Saturday, April 15, 2006

dad time

Dad came to visit me in Morocco for my birthday. Okay, it wasn't actually FOR my birthday. I have to do a "visa run" every three months up to Spain or some Spanish enclave in Morocco since I'm on a tourist visa. Also known as, working illegally. Fierceness.

Dad managed to survive Egypt just fine (overnight bus rides, etc.), so I figured he could enjoy Morocco since it's smaller and more laid back (ie. less 'what country?, what country?'). He came over for a week and we hit the sights.

It was a lot of him filming, talking into the camera, talking at me THROUGH the camera. Here's photographic evidence. If memory serves me right, I think he was saying something along the lines of, "Eric, say something intelligent to the camera."


Of course we had to hit Marrakesh and the Djemma al Fna. Dad dove right in. The situation got control over him and he started wrapping snakes around his neck and poking at the cobra. Yet more photographic evidence.


I warned him that if he got down there with the snakes for a photo session, he'd have to pay 5 dirhams. I didn't want to get involved - so I just watched from a distance and took pictures to document the nonsense. He ended up getting convinced to give the man more money after he threw a temper tantrum. I had to intervene at this point - I don't give money to spoiled Moroccan brats. I took the money out of his tamburine, took my dad by the hand, and walked out of there. Note to self, must learn how to say "beggars can't be chosers" in Berber.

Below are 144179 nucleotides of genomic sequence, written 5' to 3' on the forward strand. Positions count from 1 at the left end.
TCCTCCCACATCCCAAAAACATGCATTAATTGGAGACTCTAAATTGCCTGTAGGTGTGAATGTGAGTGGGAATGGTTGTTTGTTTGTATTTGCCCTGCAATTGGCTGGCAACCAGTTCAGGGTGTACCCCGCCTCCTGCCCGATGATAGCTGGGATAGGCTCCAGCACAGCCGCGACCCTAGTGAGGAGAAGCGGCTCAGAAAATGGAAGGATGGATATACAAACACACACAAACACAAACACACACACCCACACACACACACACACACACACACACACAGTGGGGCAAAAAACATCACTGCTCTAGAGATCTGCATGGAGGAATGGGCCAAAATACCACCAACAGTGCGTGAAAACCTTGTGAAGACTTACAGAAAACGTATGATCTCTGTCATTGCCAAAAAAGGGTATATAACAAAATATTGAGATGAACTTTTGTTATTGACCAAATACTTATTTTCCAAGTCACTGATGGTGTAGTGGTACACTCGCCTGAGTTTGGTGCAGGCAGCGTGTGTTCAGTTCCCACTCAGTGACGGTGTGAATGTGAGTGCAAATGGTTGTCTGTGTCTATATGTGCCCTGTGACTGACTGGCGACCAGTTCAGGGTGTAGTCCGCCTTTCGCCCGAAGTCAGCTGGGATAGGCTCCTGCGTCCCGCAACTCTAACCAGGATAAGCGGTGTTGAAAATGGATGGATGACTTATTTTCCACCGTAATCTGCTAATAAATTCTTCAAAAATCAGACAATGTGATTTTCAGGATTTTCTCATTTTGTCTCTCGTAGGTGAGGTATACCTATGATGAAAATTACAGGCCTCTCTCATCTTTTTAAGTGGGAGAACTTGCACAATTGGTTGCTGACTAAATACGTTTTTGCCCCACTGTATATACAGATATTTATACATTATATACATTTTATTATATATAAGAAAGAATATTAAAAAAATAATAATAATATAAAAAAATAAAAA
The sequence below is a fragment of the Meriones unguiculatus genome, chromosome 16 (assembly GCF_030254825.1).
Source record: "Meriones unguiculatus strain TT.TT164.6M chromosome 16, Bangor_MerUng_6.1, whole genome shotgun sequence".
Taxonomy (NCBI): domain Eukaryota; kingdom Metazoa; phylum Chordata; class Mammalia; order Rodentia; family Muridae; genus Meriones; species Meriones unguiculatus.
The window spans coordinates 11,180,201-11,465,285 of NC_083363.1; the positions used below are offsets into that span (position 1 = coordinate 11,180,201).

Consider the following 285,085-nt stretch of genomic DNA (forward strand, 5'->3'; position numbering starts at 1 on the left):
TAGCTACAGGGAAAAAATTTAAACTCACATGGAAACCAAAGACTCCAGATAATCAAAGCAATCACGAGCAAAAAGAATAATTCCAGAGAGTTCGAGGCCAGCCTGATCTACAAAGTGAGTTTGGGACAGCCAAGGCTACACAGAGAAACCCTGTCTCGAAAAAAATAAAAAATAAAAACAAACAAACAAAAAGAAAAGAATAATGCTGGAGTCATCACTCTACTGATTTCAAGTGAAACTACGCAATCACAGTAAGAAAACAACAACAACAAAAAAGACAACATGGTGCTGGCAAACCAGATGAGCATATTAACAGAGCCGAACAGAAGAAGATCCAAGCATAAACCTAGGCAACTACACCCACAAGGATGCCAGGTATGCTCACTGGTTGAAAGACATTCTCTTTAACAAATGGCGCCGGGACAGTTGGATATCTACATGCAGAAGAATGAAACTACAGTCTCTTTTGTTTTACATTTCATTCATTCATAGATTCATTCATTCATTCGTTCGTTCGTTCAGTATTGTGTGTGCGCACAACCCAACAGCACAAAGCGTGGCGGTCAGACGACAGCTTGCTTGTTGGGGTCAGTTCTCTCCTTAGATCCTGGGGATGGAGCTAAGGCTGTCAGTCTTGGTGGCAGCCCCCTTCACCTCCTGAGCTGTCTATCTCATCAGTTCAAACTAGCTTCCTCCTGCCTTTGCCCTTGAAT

We went for a little trek up in the High Atlas. To get back into civilization, we had to take a shared grand taxi ride. Usually, the vehicle is able to accommodate 7 people, but in this case, it accommodated 8. One person may not sound like a big deal, but when that one person has to operate the clutch for the driver because the driver can't reach it - it suddenly becomes a big deal.

1,2,3,4 people sitting in the front. The guy in red is driving, and the guy to the left of him is clutching.


Saturday, April 01, 2006

pretty hands, pretty feet


I'm totally famous now. A guy I studied with in Yemen put me on the cover of his dissertation entitled - The Changing Role of Tribalism and State Consolidation in Yemen.

Yemen is the new Columbine.

Don't my fingers look pretty?